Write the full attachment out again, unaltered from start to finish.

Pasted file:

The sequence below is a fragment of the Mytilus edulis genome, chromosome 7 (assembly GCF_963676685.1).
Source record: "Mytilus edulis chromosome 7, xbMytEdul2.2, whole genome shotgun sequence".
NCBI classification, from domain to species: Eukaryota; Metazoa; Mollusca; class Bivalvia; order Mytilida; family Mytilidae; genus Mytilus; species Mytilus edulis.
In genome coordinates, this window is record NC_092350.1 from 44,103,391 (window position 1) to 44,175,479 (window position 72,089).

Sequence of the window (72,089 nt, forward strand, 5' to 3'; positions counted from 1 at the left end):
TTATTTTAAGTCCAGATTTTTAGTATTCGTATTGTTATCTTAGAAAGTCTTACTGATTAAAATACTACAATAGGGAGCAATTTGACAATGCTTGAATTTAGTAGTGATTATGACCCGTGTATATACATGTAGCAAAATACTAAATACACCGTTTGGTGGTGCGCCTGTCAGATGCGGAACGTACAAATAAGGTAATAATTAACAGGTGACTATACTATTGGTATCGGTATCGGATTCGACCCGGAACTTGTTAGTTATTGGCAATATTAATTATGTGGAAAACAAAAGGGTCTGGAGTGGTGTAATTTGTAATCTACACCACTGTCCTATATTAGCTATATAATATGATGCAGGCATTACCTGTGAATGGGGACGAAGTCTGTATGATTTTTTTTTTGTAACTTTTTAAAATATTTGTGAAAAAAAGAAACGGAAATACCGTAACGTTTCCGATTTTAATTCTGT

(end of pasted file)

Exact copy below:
The sequence below is a fragment of the Mytilus edulis genome, chromosome 7 (assembly GCF_963676685.1).
Source record: "Mytilus edulis chromosome 7, xbMytEdul2.2, whole genome shotgun sequence".
NCBI classification, from domain to species: Eukaryota; Metazoa; Mollusca; class Bivalvia; order Mytilida; family Mytilidae; genus Mytilus; species Mytilus edulis.
In genome coordinates, this window is record NC_092350.1 from 44,103,391 (window position 1) to 44,175,479 (window position 72,089).

Sequence of the window (72,089 nt, forward strand, 5' to 3'; positions counted from 1 at the left end):
TTATTTTAAGTCCAGATTTTTAGTATTCGTATTGTTATCTTAGAAAGTCTTACTGATTAAAATACTACAATAGGGAGCAATTTGACAATGCTTGAATTTAGTAGTGATTATGACCCGTGTATATACATGTAGCAAAATACTAAATACACCGTTTGGTGGTGCGCCTGTCAGATGCGGAACGTACAAATAAGGTAATAATTAACAGGTGACTATACTATTGGTATCGGTATCGGATTCGACCCGGAACTTGTTAGTTATTGGCAATATTAATTATGTGGAAAACAAAAGGGTCTGGAGTGGTGTAATTTGTAATCTACACCACTGTCCTATATTAGCTATATAATATGATGCAGGCATTACCTGTGAATGGGGACGAAGTCTGTATGATTTTTTTTTTGTAACTTTTTAAAATATTTGTGAAAAAAAGAAACGGAAATACCGTAACGTTTCCGATTTTAATTCTGT